Property in Southwest France.
Given the south west of France is such a large geographic region – it includes the regions of Languedoc-Roussillon, Midi-Pyrenees and Aquitane.
With a geography that includes everything from Mediterranean beaches through 3000 and 4000M high Pyrenean mountains and then back to the wide sandy beaches of the Atlantic coast it is hardly surprising types of properties on offer vary considerably.
Why choose the Southwest of France to start your search for a home?
Although house prices have increased sharply over the last year or two in most areas they are generally still much cheaper than comparably areas in other parts of France.
• If your ideal is a stone built farmhouse with a couple of acres of gently undulating land, within a days drive of the beaches of the Med, the Languedoc offers many opportunities with generally much lower prices than you would find in a comparable area in Provence.
• Look for a ski chalet but can’t afford the Alps? The Pyrenees offers an abundance of both Piste and off Piste skiing, with snow usually abundant from January through to March or April. Towns such as St Girons and Ax-les-Thermes offer good access to mountain resorts for the ski season, while having a huge range of holiday activities throughout the rest of the year.• A large farmhouse with a couple of hectares of land can cost as little as €100,000 in Gers, Haute-Provence or Ariege, slightly north of the Pyrenees.
As a general rule, property prices are highest in the cities or larger towns. Toulouse, Montpellier, Perpignan, and Carcassonne for example. Although the major cities have not traditionally been target for British purchasers there has been a recent rise in investors buying properties, particularly those near airports catering to the cheaper airlines.
Demand from both British, French and other nationalities has pushed prices up quite significantly in most towns and villages within roughly an hours drive from either the Med or Atlantic coasts, so if the beach is not a high priority it’s worth starting your search a little inland. Remember, if you are intending to use your property primarily as a holiday home in the summer months, there are many lakes and rivers you can spend a day sunbathing and swimming at – many lakes have lifeguards, and are relatively shallow, making them ideal for families with younger children.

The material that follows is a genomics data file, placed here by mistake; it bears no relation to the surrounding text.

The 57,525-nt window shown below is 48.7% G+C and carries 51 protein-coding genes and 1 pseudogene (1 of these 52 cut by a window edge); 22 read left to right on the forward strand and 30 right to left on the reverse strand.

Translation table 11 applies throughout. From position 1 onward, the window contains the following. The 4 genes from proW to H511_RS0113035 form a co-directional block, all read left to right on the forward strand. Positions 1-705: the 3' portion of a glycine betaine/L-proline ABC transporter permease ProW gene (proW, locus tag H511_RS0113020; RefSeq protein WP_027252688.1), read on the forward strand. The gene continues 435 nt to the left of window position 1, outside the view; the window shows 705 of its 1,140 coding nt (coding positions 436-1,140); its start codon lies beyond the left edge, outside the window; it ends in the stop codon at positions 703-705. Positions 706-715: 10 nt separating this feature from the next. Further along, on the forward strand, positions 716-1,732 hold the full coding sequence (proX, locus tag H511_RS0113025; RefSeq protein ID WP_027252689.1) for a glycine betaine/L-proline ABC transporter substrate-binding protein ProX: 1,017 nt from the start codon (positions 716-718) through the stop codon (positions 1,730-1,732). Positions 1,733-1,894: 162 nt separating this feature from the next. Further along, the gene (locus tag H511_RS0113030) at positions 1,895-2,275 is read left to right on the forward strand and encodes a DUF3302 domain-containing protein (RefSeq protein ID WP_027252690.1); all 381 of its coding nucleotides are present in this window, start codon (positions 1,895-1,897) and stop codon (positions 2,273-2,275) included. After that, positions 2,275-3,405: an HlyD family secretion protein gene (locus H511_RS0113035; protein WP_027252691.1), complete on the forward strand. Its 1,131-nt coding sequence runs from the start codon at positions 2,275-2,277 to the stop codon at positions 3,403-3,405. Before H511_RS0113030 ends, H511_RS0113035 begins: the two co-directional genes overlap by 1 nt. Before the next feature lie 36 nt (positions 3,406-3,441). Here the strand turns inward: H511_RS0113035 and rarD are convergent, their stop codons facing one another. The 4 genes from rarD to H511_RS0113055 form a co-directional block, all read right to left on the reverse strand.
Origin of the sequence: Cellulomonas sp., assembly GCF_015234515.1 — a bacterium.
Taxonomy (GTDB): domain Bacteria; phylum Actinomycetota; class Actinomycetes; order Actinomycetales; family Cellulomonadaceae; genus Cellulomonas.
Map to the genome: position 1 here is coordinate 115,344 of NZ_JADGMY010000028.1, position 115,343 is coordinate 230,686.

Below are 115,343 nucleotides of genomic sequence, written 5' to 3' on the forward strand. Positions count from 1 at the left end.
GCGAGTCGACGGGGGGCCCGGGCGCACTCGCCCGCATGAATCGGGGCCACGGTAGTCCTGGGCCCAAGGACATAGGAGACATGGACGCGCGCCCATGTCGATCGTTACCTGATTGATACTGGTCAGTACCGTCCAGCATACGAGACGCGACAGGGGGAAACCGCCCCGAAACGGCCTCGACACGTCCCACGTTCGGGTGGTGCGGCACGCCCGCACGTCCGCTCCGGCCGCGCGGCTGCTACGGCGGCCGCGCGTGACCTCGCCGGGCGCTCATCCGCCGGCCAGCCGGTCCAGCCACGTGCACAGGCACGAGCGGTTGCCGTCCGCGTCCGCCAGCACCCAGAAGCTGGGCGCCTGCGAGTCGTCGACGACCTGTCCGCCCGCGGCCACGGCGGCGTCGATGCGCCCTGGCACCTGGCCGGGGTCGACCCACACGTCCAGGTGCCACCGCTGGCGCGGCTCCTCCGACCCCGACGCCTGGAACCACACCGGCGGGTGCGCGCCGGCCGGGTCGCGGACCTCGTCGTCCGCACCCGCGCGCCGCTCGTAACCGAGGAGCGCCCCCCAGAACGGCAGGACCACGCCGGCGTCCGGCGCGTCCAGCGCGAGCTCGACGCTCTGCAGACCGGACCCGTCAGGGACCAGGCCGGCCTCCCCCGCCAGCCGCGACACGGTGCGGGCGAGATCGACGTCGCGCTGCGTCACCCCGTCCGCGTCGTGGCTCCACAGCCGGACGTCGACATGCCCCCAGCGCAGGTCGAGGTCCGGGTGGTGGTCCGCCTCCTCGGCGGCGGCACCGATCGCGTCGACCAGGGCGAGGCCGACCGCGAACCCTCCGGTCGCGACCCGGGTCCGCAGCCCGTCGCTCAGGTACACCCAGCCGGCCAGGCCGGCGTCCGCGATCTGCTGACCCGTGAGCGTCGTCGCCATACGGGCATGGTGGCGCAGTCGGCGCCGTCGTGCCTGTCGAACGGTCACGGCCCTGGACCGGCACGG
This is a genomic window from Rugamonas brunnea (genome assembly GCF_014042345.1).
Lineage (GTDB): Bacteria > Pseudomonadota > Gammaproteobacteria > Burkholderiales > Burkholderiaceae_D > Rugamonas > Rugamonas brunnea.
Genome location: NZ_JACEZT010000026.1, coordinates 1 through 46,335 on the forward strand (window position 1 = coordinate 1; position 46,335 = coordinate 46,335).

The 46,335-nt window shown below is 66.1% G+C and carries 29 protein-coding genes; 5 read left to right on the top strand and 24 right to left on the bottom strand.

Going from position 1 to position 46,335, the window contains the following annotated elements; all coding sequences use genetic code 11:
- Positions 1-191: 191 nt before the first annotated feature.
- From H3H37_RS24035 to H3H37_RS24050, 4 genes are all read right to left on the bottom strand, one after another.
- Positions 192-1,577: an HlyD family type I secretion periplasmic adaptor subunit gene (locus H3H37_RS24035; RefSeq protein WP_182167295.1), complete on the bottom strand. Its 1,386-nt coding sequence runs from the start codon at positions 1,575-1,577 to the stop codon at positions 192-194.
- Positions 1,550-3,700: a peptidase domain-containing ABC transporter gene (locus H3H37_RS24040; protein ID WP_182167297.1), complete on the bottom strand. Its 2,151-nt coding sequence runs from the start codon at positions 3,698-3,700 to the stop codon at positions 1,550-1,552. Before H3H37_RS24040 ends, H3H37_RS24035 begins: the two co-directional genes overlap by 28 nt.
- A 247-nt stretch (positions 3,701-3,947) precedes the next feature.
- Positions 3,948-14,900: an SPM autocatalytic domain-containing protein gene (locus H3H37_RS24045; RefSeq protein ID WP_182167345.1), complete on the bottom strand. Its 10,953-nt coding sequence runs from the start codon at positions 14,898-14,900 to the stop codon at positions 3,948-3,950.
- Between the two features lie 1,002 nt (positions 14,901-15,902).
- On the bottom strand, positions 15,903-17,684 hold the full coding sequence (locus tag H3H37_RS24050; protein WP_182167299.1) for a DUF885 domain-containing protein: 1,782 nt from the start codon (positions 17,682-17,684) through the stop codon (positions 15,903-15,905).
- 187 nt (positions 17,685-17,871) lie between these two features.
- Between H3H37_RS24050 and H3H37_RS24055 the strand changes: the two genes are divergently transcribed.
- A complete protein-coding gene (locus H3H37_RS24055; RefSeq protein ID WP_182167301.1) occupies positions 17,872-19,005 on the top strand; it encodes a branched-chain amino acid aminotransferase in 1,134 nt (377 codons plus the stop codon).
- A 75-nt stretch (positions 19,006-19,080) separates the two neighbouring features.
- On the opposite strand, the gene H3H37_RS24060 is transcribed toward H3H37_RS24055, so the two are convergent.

As the altitude starts to increase, as you drive south from Toulouse, a similar effect happens with the price of property. In the hilly country, but open valleys of the far north of the Pyrenees you are likely to find some of the most expensive properties. In these areas it is often difficult to now find properties to renovate – demand for such has been outstripping supply for a number of years. It’s easy to see the attraction of owning such a property, particularly on the north side of many of the valleys here. Blessed with sun for much of the day during the winter months, and with the altitude bringing the air temperature down to hot, but not outrageous, it makes it an attractive place to live.
Given it’s easy access one most popular areas at present for Brits is the areas around Cacassonne, Limoux and Mirepoix, one immobilier in Carcassone recently reporting that as much as 80% of his business was Brits buying into the area. If you are looking for a blend of Provential style farmhouses, open undulating land, a good community of Brits and easy access back to Britain, this might well be the ideal location for you to look. Prices are still significantly lower than areas in Provence with similar attractions.
Drive further into the Pyrenees and house prices vary dramatically within a few miles of each other. On one side of a valley you may find you get the sun 12 hours a day through the winter, on the other side winter months might mean having the heating constantly on maximum. It’s important to consider the elevation and position of a property, and if possible, visit the area a number of times during different parts of the year before making your final decision.
In the far south of the Pyrenees it is still possible to buy mountain barns, yet to be converted, but with a C.U. for as little as € 25,000. Once renovated these can make ideal gites, usually for use throughout the summer.
Ryanair presently fly to Perpignan, Carcassonne, Pau, Biarritz, Girona and Montpellier. If you are intending to go to the eastern Pyrenees it’s worth checking the costs of car hire at the same time as booking flights – it’s often cheaper to rent cars in Spain than in France. There is unlikely to be any problem in driving across the border.
A number of operators fly to Toulouse, where it is possible to often get very cheap package deals, especially throughout the winter months as this is the primary destination for tour operators running ski holidays to Andorra. Check out BA, Easyjet, Flybe, KLM, Tomas Cook, etc. It’s worth noting that if you are intending to travel by train, it’s likely to be easy to get to many of the towns in the mountains from Toulouse.
Finally it is of course possible to drive. The autoroute E09 (mainly A20) is free for most of the way from Paris down to Toulouse. Alternatively there is a night train that leaves Paris Austerlitz each evening at 21.56 and goes via Toulouse, as far as Ax-les-Thermes, if required.